Electricite de France SA plans to reinforce the concrete base of its Fessenheim atomic reactors by the middle of next year so it can avoid being forced to close the generator early, according to the industry regulator.
The base has to be made thicker or the reactors will be halted, said Andre-Claude Lacoste, head of Autorite de Surete Nucleaire. “EDF apparently wants to carry out the work.”
The watchdog is considering plans submitted by the utility, Lacoste told reporters today. The work at the nation’s oldest reactors will improve containment if there’s a core meltdown.
The Fessenheim plant, in eastern France on the banks of the Rhine River, was the focus of a debate during presidential elections about France’s reliance on nuclear power. President Francois Hollande pledged to shut the site, which has two 900- megawatt reactors that began operating in 1977, at the end of his five-year mandate in 2017 for safety reasons.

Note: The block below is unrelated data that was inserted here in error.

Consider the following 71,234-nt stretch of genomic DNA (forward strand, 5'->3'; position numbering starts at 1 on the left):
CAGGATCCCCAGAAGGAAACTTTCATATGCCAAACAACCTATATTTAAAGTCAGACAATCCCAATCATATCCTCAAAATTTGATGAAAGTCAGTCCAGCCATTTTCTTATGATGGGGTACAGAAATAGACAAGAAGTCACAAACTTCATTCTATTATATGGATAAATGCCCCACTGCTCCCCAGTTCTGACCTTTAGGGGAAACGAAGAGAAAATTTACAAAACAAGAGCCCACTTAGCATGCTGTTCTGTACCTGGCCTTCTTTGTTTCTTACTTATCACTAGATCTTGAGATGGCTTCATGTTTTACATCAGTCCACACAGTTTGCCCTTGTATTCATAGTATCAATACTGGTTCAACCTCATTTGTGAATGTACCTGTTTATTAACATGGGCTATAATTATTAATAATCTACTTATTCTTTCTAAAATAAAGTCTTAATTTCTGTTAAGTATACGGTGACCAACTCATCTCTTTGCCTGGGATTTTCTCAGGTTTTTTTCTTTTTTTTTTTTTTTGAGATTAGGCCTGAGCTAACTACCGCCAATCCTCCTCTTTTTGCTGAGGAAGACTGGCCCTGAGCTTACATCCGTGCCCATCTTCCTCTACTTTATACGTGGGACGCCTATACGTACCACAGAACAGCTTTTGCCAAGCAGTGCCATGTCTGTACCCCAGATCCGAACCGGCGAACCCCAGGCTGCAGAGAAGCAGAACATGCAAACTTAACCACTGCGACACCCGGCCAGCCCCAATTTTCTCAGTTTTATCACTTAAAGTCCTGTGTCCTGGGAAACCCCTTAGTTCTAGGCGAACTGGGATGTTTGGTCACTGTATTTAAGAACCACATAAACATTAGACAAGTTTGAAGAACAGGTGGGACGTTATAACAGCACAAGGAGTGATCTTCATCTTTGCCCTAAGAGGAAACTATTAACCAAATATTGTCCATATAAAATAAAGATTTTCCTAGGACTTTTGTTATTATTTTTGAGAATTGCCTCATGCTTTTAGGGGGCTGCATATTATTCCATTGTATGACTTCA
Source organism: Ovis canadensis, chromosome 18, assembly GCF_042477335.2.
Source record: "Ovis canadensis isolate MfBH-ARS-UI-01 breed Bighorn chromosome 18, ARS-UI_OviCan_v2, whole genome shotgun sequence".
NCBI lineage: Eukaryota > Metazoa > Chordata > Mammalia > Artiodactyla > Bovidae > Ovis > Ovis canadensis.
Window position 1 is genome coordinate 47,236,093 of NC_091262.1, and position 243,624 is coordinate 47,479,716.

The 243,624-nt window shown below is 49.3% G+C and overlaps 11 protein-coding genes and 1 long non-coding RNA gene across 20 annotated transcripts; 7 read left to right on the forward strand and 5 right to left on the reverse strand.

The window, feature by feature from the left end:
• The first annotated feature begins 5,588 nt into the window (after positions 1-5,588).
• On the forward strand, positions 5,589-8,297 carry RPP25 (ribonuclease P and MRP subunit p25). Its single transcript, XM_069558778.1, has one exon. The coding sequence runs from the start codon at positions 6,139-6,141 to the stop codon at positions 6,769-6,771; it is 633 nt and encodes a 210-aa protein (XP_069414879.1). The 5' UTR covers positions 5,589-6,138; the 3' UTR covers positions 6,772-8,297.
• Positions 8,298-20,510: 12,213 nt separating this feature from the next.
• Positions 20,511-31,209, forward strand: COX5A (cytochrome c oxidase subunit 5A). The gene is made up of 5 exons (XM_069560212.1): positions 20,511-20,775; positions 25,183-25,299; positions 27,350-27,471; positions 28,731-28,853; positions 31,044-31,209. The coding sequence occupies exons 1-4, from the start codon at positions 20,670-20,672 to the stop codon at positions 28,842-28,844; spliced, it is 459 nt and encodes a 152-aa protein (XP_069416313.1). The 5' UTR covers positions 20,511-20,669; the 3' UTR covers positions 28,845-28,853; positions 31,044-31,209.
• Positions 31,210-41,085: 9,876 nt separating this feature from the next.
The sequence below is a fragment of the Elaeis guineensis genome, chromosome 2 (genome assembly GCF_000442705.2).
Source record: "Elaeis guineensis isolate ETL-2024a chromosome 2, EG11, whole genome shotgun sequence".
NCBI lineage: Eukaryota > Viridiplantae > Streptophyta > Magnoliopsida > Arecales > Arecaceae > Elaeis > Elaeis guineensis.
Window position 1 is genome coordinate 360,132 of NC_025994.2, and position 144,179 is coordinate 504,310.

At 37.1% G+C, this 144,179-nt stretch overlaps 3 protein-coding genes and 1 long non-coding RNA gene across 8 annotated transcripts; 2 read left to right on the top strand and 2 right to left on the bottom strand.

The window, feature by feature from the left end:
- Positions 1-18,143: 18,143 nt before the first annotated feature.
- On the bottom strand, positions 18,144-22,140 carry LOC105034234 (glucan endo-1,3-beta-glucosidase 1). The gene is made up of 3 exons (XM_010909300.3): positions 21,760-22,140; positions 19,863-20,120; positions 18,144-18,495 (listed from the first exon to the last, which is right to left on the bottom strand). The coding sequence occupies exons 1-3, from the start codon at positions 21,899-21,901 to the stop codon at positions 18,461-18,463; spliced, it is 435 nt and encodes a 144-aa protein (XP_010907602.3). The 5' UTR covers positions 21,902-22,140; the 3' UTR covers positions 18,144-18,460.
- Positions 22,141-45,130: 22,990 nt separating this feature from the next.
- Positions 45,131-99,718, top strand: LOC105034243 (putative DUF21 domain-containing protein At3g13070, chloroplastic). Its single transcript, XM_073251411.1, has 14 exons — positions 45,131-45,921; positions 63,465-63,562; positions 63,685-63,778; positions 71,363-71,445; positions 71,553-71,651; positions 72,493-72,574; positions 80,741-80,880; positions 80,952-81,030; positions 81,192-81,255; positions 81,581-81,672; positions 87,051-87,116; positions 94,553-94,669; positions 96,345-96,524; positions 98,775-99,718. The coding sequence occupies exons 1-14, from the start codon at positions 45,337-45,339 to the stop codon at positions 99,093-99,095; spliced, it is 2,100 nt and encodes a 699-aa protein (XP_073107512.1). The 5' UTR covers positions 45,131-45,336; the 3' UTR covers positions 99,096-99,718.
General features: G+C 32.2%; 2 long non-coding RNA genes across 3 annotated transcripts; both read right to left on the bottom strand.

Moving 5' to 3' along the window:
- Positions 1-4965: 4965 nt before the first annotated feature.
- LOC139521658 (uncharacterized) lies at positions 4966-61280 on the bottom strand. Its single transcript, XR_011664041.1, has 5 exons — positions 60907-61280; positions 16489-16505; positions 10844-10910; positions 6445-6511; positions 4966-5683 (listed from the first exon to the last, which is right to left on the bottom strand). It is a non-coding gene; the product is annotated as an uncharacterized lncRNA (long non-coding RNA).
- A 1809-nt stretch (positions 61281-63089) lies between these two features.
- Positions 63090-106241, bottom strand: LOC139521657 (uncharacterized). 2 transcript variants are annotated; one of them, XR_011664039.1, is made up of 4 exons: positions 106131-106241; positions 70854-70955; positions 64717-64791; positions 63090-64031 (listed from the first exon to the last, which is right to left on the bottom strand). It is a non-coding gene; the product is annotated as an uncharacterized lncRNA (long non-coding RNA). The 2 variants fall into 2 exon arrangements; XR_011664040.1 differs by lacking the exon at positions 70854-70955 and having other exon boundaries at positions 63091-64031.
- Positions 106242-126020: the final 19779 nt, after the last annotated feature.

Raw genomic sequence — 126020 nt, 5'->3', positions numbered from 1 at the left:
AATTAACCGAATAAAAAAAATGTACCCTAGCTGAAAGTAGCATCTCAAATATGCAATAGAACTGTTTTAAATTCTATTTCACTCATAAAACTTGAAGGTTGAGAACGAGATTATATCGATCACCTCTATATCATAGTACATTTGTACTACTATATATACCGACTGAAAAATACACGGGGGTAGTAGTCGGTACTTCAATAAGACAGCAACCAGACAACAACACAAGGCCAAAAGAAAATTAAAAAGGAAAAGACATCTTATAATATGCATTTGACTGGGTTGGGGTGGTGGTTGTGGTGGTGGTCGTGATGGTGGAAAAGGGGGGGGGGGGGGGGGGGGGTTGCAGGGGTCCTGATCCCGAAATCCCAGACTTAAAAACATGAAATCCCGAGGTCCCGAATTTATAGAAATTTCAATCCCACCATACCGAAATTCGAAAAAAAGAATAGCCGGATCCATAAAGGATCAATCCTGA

The reinforcement work at the generators “is far from being a simple operation but we think it’s feasible,” said Thomas Houdre, director of reactors at the watchdog. It will “very likely” have to be carried out at both units.
The regulator gave EDF permission to operate Unit 1 at Fessenheim for another decade on July 4 as long as the base was made thicker by mid-2013, according to documents on its website. The watchdog had already asked in 2009 for this to be studied as the base is thinner than other generators in France.
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